Domingo will not renew D.C. opera contract
Tuesday, September 28, 2010
Placido Domingo - the tenor and conductor whose world renown has both elevated and impaired the Washington National Opera - will not renew his contract as the company's general director when it expires in June, he told the opera's board Monday. The announcement deprives the company of a marquee name at a time when it is struggling financially and considering a merger with the Kennedy Center to survive.
Domingo, 69, has given cachet to the company since he became its artistic director 14 years ago, but he has long been chronically overextended. For the past seven years, he has also run the Los Angeles Opera, and he regularly performs around the world. He has spent less and less time in Washington.
Given his cost to the WNO - his annual salary is about $600,000 - some at the company questioned whether his contract should be renewed. But the timing - one week after Domingo extended his contract in Los Angeles for two years - seems to have caught the company unprepared. He announced his decision in a morning conference call to the opera's board, speaking from Los Angeles, where he is starring in the new opera "Il Postino" and conducting Mozart's "The Marriage of Figaro."
"As I come to the end of my tenure at Washington National Opera, I think it is time for the company to go in new directions, including studying the possibility of a merger with the Kennedy Center," Domingo wrote in a letter to the board. "And you can rest assured that I will do everything I can to help during this, my last year as General Director."
Domingo assumed that post in 2003, giving him nominal total control over the company's operations. He had been artistic director since 1996, overseeing the choice of singers and productions.
"He's been part of this company for a long time. He's very much beloved. I think people haven't actually digested this information yet, or what it could mean for the company," said JoAnn LaBrecque-French, the WNO's director of marketing and communications.
Domingo's goal was to make the WNO an internationally regarded company. At the beginning of his tenure, he lifted the opera to a new level, bringing in more international stars and big-name productions - including Jose Carreras in Wolf-Ferrari's "Sly," Mirella Freni singing opposite Domingo in "Fedora," and Renee Fleming in "Lucrezia Borgia." And his commitment to American opera meant that the WNO presented the second or third productions of a number of important works: Maw's "Sophie's Choice," Bolcom's "A View From the Bridge," Previn's "A Streetcar Named Desire."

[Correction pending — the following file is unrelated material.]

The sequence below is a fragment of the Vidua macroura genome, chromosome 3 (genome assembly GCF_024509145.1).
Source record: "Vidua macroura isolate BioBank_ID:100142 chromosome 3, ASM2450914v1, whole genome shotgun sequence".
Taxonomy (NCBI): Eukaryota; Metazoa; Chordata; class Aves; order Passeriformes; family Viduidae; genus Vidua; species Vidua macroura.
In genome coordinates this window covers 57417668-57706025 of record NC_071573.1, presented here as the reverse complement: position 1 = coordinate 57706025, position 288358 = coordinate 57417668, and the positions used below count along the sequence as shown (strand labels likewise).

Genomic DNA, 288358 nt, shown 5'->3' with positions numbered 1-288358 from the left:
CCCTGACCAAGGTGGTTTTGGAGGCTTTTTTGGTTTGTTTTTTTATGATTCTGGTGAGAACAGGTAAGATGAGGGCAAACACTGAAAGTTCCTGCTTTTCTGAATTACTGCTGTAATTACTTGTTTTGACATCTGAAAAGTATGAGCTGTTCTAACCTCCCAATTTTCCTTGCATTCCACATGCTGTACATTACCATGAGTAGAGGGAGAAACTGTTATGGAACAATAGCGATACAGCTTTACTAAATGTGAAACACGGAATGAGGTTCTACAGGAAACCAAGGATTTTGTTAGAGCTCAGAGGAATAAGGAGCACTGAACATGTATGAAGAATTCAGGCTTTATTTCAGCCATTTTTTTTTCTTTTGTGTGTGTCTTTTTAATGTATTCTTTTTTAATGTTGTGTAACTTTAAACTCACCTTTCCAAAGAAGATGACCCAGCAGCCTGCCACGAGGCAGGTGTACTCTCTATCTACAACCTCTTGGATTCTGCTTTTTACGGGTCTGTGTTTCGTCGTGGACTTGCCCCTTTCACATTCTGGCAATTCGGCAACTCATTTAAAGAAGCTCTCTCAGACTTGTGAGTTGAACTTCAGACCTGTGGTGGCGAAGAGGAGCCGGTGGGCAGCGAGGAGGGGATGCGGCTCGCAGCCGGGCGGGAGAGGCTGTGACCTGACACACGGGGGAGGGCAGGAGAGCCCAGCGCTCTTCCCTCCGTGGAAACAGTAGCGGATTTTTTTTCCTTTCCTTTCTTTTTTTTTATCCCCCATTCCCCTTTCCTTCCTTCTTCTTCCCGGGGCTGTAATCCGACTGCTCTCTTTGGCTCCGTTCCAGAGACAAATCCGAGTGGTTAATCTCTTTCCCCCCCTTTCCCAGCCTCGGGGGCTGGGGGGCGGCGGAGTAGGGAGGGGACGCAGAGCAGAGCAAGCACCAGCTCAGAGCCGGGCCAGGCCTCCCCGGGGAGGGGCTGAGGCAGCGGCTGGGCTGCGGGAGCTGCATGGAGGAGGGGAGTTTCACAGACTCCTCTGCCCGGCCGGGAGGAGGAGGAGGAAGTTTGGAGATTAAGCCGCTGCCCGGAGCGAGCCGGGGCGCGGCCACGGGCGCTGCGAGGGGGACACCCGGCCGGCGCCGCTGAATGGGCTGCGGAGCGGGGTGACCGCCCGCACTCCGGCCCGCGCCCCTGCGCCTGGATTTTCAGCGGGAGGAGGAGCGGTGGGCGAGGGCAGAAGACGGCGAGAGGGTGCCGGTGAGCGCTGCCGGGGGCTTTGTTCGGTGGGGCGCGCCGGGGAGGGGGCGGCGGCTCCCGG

But his recent years were marked with disappointments. The company's full production of Wagner's four-part "Ring" cycle had to be canceled for budgetary reasons after three of the operas had been staged (the San Francisco Opera will show all four of them in June). And rechristening the company in 2004 from the Washington Opera to the Washington National Opera was more hopeful than effective. Although Domingo sought to champion new American works, the company resorted to repertory chestnuts in the past two seasons.
The WNO has borrowed heavily against its endowment to stay afloat. The past few seasons have seen a steady decrease in the number of performances. The opera owes considerable back rent to the Kennedy Center. Some board members, who spoke on the condition of anonymity so they could talk freely, expressed relief at Domingo's decision.
Although it was assumed that Domingo's presence would be a draw for funders, for years there has been little tangible evidence of that. The company's largest donors remain the same. The company is effectively run by four senior administrators working together.
"Over the years, he's really put a group together," said Christina Scheppelmann, the director of artistic operations, "a group that he trusts to run what has to be run." Scheppelmann, who is popular with the board, sees no major change in the immediate future. Opera works far in advance. The 2011-12 and 2012-13 seasons are largely planned.
Domingo promised to honor all of his commitments to the WNO, including returning next season to conduct, and said he hoped that the WNO would invite him back to sing or to conduct.
"Marta and I are honored to have found so many friends in Washington," he said, referring to his wife, "and we both hope this friendship will last forever."
To see photos and video of Placido Domingo at various stages of his career and performing, go to washingtonpost.com/style.